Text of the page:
U.S. Judge Approves Extradition of Former Peruvian President Alejandro Toledo

A United States judge approved on Sept. 28 the extradition of former Peruvian President Alejandro Toledo who was arrested two years ago on corruption charges.

Judge Thomas Hixson of the U.S. District Court in the Northern District of California ruled that the evidence presented in the case against Toledo were “sufficient to sustain the charges of collusion and money laundering” under the U.S. Peru Extradition Treaty.

Peruvian authorities requested the extradition of Toledo whom they accused of taking $20 million in bribes from the Brazilian construction company Odebrecht while he was serving as president between 2001 and 2006.

Hixson said in the ruling that testimonies from Odebrecht Former Executive Director Jorge Barata and Toledo’s acquaintance, who said that he helped the former president with taking the bribe money, as well as Toledo’s own admission, played a key role in the decision.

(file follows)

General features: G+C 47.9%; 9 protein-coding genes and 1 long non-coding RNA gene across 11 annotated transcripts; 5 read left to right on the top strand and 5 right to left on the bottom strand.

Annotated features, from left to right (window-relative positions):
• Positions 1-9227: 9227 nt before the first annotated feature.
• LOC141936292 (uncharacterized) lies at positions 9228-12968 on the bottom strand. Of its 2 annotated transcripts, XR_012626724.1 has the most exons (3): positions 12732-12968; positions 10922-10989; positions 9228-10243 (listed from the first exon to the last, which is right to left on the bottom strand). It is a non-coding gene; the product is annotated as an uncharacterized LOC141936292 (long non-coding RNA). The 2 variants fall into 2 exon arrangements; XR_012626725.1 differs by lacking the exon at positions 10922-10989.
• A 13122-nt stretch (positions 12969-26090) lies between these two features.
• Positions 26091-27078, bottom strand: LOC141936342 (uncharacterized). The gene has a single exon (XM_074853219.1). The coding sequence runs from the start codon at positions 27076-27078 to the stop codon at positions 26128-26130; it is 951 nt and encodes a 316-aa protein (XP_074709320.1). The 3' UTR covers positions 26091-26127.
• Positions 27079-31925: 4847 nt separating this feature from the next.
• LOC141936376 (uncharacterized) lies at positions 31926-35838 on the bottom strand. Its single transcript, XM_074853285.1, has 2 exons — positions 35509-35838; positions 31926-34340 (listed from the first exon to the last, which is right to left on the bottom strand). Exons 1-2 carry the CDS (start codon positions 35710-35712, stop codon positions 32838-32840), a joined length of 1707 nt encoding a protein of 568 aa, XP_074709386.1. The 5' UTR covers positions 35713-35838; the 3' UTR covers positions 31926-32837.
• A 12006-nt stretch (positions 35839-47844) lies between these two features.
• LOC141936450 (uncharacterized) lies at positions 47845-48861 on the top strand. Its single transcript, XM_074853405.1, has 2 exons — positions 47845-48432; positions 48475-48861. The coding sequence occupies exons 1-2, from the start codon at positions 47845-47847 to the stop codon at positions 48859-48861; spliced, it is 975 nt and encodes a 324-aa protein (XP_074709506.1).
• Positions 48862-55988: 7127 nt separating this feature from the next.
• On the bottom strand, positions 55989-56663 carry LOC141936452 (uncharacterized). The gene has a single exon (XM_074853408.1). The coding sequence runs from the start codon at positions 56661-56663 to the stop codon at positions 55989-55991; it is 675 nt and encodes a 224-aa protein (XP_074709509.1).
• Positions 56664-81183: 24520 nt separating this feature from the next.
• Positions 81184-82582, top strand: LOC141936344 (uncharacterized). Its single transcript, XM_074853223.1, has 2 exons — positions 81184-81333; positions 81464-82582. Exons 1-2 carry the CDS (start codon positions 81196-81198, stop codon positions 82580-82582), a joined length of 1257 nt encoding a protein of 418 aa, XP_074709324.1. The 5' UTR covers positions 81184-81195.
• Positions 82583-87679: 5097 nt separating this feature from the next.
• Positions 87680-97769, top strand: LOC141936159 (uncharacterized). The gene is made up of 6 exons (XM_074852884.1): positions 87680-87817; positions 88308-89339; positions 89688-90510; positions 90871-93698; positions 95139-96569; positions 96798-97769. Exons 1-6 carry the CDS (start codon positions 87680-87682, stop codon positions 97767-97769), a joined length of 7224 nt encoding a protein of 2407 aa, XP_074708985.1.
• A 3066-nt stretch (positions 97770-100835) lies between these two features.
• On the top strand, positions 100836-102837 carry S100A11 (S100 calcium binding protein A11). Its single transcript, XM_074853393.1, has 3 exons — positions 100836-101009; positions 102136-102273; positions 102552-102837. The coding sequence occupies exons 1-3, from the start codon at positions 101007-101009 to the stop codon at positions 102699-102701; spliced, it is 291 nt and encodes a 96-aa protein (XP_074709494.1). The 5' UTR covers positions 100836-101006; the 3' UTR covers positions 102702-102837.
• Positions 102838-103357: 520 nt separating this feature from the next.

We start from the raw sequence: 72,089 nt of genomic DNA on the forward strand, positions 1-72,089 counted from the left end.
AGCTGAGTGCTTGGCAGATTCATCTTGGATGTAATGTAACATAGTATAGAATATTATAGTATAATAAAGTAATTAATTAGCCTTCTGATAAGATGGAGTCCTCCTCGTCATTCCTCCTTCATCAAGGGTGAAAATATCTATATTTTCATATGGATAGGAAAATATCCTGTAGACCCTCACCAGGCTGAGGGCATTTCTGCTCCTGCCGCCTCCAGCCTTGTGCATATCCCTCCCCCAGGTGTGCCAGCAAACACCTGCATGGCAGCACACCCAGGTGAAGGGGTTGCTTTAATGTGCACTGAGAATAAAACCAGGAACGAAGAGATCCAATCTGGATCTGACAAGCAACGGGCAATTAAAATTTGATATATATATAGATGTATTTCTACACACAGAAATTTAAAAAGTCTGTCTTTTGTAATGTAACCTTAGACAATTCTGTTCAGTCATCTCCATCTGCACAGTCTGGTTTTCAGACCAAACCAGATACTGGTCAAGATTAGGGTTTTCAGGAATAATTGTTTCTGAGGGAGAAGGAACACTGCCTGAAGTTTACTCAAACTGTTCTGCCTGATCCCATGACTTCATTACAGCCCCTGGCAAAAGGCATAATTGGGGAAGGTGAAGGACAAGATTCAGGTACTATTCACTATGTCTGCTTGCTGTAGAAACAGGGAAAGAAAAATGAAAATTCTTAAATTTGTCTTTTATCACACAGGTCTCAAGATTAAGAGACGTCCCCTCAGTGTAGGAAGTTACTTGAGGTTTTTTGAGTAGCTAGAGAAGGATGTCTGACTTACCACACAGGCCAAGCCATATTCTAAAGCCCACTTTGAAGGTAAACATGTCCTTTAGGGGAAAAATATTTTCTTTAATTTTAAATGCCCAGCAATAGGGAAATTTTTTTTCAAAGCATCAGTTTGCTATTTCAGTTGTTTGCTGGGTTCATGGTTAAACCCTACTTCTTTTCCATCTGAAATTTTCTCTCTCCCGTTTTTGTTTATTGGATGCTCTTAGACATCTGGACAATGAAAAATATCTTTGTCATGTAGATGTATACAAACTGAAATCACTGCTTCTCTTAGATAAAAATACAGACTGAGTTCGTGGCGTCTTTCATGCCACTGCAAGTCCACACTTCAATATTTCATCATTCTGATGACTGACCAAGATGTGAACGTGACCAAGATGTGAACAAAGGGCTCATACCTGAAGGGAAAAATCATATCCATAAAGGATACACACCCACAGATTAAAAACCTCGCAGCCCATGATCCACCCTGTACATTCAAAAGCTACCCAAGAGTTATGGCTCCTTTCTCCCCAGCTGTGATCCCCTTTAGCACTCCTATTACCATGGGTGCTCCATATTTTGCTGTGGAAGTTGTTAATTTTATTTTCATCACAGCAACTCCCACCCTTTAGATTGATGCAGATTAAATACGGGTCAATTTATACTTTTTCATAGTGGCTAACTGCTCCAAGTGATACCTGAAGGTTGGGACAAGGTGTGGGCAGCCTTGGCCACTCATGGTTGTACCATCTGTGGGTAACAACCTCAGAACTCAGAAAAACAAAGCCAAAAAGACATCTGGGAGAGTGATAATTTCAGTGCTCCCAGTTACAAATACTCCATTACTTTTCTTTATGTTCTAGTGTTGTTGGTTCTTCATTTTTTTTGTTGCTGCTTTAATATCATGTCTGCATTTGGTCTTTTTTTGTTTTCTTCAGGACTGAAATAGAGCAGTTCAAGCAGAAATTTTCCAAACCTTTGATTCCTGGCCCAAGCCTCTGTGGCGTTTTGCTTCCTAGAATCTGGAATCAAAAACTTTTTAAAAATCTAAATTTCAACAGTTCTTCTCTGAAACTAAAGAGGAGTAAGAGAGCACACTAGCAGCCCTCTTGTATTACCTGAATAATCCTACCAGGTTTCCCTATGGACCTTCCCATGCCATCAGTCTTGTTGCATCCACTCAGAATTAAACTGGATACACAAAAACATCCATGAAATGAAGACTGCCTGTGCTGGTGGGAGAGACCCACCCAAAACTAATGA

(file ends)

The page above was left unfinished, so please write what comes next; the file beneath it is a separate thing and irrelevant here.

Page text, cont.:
“Barata and Maiman’s testimony, combined with Toledo’s admissions in this extradition proceeding that he ultimately received approximately $500,000 in Odebrecht bribe money… establish probable cause to believe that Toledo committed collusion and money laundering,” Hixson wrote.

Hixson acknowledged that the case against Toledo was “not airtight,” citing contradictions and inconsistencies from two key witnesses. However, he said that these “do not defeat probable cause” to believe that Toledo committed wrongdoing.

Toledo, 75, has denied all charges against him and has previously said that the allegations were politically motivated.

The final say to extradite Toledo now lies with the U.S. State Department.

Toledo has been living in California, near the Stanford University campus where he studied and later worked.


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